Amish in America | Washington Post
A historic barn in Mt. Hope, Ohio hosts a livestock sale every year. Amish family members crowd the bleachers taking notes on the paraded livestock. Time stands stills for a few days, and I'm not sure if I have teleported to different century.
Behind a shopping center, kids play volleyball under a single street lamp. Retired men and women spend warm nights sliding the shuffle puck across the court. Here residents from Ohio, Indiana and other Midwest and Northeast states gather to spend the winter. It's a quiet place that feels foreign among the suburbs and sprawl of a nearby city.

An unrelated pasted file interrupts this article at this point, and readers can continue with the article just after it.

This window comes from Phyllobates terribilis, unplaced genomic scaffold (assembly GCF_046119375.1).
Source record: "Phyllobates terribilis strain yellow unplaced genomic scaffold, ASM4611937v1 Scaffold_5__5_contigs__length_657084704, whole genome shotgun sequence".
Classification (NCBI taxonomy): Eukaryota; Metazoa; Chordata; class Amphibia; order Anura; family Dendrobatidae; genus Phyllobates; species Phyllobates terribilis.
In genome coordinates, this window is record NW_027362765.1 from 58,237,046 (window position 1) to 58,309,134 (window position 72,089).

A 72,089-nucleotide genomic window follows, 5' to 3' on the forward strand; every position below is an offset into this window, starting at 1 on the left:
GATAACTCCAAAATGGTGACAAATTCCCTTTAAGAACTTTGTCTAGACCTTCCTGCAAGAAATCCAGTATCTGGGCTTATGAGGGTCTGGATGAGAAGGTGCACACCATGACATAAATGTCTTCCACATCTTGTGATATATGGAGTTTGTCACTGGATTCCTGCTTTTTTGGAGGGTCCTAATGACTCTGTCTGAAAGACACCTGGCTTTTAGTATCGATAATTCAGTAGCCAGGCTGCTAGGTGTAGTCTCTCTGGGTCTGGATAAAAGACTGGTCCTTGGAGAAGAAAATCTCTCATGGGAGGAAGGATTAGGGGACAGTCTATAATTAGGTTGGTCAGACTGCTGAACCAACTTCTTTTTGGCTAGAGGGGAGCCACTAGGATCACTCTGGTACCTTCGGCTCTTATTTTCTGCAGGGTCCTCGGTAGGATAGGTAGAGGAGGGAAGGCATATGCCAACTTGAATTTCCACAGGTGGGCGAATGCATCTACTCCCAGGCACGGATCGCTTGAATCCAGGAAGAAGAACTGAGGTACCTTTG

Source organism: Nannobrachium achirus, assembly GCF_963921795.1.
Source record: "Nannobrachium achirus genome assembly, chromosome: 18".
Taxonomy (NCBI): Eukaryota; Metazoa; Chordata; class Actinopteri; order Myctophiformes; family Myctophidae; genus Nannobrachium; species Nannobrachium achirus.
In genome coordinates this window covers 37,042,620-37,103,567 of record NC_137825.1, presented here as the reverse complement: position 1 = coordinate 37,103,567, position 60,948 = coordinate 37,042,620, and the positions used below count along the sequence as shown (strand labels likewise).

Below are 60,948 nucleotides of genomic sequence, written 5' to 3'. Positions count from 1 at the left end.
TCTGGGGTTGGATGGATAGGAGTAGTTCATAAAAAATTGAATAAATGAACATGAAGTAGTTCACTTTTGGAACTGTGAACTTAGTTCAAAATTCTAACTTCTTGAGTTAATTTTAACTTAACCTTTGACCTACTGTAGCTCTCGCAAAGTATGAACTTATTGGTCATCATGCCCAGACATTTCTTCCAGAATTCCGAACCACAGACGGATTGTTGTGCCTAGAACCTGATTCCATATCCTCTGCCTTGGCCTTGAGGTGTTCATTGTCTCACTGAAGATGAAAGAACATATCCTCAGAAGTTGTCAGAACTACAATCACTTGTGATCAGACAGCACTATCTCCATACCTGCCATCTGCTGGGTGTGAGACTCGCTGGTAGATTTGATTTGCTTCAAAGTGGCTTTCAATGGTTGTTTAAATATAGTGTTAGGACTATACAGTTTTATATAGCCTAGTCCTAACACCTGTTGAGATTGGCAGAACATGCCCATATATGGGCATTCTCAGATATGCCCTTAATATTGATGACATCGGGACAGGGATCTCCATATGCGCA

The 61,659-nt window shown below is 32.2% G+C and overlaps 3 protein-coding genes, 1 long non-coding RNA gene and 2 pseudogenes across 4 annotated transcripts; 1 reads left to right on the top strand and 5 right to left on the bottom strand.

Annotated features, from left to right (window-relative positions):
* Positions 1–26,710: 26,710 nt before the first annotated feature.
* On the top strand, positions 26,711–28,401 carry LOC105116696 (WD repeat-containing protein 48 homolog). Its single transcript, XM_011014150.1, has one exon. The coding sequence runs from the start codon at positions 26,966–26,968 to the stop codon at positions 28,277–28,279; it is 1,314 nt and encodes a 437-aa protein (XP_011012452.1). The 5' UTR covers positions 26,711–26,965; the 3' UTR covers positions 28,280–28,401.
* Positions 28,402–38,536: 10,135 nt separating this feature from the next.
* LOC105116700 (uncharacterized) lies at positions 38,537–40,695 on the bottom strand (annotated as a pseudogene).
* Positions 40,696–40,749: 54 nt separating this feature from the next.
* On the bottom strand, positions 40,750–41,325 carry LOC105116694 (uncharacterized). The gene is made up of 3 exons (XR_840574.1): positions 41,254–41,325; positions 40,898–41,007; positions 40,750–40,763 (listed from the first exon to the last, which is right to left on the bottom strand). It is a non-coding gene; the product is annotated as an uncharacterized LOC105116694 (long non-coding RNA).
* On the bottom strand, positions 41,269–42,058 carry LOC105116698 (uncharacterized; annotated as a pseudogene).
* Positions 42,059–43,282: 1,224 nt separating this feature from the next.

In Unity, Maine, a man who spent his whole life as a part of the Amish community woke up one day to denounce the church and its teachings. Now excommunicated from his community, he lives alone in a small farmhouse. At his daughter's wedding, he was forced to sit alone at a table outside the tent. He rarely sees them now. However, as a passionate environmentalists, he still lives by the stricts traditions of the Amish world - no cars, no machines - though he has a single iPad that he spends time on in the evening.